Thursday, July 16, 2009

Missionary Support in the Bible (Part 1): Secular Jobs

A short time ago I posted a "This Week" article that included some blogosphere discussion about missionaries working secular jobs for at least part of their support as a solution to the current crisis. I promised to talk more about it at a later time. Having established that there is in fact a coming missionary support crisis among Independent Fundamental Baptists (as well as others), and having hinted at some possible solutions, I think it is now time to delve deeper into some of the solutions. Let's begin with one of the more controversial suggestions.

There is no doubt that we (Independent Baptists) have an aversion to the thought of pastors or church planters working secular jobs to (at least) supplement their income. This aversion turns to horror when we think of missionaries sent to foreign fields doing this. Oh, it is true that we somewhat accept the need for pastors and 'home' church planters to work in this way when the churches they are caring for cannot fully support them. But this is expected to be very temporary. We grow very uncomfortable when this extends itself too long. We also accept that missionaries on foreign fields may work in this way. However, this is only well accepted if it is absolutely necessary for the missionary to work in order to remain in a creative access country. And it is not expected or accepted that this should be done to actually supplement his income.

How do these feelings line up with what we see practiced and encouraged in Scripture? While there are good, and even Biblical, reasons for some to seek full support from churches, there is no Biblical justification for our aversion toward working to support oneself. Let's examine what we see taught and practiced by Paul (a missionary and trainer of pastors).

There is no doubt that one of Paul's primary sources of income while on the field was working a secular job. In fact, this may have been the source of most of his income (Note: henceforth when I mention that Paul 'worked' a 'job' I am referring his practice of working a secular job. We all know that fully supported missionaries work a job in its own right. So I am not trying to diminish what they are doing, but am only making the language simpler here.). Here's the proof:
  • Paul worked in Corinth: Acts 18:3
  • Paul worked in Thessalonica: 1 Thess 2:9-10; 2 Thess 3:7-10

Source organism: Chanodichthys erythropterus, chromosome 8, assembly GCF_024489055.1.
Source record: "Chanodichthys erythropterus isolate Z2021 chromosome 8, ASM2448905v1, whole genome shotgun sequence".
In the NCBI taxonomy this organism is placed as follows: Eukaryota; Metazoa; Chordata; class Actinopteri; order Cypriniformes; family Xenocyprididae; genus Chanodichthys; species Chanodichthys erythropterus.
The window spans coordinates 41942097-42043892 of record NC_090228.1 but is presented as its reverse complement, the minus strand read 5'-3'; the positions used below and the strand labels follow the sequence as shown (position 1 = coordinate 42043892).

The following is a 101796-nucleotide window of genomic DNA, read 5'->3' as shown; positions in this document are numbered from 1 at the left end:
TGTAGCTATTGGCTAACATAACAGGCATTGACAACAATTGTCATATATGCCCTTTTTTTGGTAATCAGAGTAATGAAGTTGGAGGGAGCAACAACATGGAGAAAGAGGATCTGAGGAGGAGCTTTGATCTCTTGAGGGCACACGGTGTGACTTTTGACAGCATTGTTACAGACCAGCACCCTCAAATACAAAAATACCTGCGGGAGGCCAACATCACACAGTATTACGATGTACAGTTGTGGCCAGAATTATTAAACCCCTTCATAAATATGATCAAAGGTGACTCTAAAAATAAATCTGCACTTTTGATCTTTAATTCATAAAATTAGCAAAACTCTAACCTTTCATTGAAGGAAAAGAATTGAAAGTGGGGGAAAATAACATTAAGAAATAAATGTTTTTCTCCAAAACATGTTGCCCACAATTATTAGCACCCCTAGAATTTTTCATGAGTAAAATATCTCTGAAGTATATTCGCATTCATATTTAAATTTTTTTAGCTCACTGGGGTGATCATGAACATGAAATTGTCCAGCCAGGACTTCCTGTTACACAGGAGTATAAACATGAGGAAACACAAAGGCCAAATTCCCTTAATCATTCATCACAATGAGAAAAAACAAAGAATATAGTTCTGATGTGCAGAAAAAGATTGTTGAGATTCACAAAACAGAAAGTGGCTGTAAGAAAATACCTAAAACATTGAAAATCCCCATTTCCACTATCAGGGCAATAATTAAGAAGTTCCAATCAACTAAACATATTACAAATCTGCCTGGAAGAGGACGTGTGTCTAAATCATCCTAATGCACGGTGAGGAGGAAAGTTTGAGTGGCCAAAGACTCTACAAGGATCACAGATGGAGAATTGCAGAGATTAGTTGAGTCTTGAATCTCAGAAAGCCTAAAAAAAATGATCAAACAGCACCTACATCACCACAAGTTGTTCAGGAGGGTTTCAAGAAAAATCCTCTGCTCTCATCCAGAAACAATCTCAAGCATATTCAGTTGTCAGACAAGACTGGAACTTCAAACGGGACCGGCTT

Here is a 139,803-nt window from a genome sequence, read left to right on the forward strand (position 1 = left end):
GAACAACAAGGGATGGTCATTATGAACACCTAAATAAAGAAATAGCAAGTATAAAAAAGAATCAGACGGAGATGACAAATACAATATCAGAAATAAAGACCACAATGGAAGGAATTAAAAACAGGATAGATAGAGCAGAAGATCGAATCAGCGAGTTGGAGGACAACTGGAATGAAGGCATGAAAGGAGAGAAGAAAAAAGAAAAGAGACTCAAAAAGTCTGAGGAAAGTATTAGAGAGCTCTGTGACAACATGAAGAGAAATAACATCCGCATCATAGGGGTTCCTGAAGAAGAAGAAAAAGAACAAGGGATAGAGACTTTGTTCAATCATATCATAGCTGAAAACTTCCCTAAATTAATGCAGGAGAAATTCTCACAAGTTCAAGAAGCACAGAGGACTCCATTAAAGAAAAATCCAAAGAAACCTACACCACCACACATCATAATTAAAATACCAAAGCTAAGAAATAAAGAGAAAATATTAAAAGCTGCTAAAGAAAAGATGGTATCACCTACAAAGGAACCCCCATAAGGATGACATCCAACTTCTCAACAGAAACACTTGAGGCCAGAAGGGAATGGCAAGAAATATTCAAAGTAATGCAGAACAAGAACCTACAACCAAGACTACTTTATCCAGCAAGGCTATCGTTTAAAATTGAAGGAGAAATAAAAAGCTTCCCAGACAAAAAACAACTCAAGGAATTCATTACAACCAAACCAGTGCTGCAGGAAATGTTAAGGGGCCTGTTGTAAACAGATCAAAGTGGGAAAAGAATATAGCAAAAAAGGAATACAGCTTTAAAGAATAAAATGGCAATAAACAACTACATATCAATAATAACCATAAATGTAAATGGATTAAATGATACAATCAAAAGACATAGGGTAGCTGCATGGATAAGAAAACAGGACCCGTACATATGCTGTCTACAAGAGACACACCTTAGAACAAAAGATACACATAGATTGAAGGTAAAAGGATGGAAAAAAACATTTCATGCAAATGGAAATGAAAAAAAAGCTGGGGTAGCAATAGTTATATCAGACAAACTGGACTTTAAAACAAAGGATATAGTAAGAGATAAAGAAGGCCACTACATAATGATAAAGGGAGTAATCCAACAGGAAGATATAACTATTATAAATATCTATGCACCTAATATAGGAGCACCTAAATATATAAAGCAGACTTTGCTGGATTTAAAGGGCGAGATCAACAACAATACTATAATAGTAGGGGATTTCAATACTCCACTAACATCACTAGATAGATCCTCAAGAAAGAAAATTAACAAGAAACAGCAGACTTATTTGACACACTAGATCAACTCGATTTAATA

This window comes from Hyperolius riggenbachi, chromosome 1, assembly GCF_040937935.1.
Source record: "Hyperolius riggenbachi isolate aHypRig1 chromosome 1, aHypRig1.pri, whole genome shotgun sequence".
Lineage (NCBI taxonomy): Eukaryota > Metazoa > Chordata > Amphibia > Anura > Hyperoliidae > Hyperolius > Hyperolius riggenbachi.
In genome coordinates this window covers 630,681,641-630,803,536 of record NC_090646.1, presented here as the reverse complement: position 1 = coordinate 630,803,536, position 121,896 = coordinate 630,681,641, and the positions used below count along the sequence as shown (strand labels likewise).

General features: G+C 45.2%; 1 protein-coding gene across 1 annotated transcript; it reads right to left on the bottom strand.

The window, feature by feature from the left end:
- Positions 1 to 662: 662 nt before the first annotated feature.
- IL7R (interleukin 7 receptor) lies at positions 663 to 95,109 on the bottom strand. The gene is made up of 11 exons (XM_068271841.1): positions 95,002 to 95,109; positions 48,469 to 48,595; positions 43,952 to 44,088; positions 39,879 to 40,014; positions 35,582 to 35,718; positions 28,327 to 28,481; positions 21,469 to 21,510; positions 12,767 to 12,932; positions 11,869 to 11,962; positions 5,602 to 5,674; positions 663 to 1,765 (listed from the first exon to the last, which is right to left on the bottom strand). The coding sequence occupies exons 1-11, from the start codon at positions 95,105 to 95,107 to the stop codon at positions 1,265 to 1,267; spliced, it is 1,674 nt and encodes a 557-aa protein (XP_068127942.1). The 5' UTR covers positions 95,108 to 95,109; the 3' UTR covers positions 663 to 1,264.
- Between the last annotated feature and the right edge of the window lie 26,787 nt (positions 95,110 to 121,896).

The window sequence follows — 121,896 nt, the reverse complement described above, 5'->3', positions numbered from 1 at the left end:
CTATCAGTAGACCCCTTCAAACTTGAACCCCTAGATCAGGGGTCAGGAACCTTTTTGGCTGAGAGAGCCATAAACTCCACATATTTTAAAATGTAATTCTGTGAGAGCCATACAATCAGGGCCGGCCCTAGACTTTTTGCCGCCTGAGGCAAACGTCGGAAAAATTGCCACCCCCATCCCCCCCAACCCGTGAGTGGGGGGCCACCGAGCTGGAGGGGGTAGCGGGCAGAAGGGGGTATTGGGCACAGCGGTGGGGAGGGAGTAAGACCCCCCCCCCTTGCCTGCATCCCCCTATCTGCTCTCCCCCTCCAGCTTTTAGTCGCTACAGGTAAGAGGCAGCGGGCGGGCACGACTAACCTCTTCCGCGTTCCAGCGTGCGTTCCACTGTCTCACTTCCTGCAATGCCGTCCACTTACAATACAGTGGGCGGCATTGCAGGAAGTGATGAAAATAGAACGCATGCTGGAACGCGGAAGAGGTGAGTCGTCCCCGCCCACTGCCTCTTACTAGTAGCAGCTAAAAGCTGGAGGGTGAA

• Paul worked in Ephesus: Acts 20:33-35
  • Paul made it his general practice to work: 1 Cor 4:11-12
The interesting thing about Paul working was that he didn't have to. Jesus had already made command and set precedent when He sent out the 12 and the 70 (Matt 10:9-13; Luke 10:4-9). While He seems to have made some alteration to this later (Luke 22:35-36), Paul taught that ministers like himself had a right to receive support from those they were ministering to at the time. Likewise, these churches had an obligation to provide them support (1 Cor 9:1-19). Paul even references the teaching of Christ to defend his teaching (1 Cor 9:14 with Matt 10:10, Luke 10:7). With his frequent reference to a principle stated in the OT, he makes it clear that he is applying an abiding Scriptural principle to the issue of minister support (1 Cor 9:9, 13; 1 Tim 5:18; Deut 25:4, 18:1).

If Paul had the "power" or right to receive his support from those he was immediately ministering to, why did he rarely use it? Why did he "work with his own hands" when he didn't have to, Biblically? There are several reasons he gave for his unusual practice:
  • Sometimes using his right would have hindered the spread of the gospel of Christ. (1 Cor 9:12)
  • He did not want to make his "glorying void" by seeming to "abuse his power in the gospel" by receiving support from those he was ministering to. Instead he "made the gospel of Christ without charge." (1 Cor 9:15, 18; 2 Cor 11:7; 1 Thess 2:6-10)
  • He suppressed his rights that he "might gain" or "save" more souls. (1 Cor 9:19, 22)
  • He worked and received support from outside churches to "cut off occasion from them which desire occasion" to accuse him of mixed motives. (2 Cor 11:12)
Not only did he verbalize these justifications, but he also had other reasons for working with his own hands to supplement his support:
  • It was a means of teaching up-and-coming pastors how they ought to work with their own hands to support the weak, to be in a position to give always, and to avoid the appearance of covetousness. Doubtless it also gave him a right to request such a thing from them, having done the same himself. (Acts 20:32-35)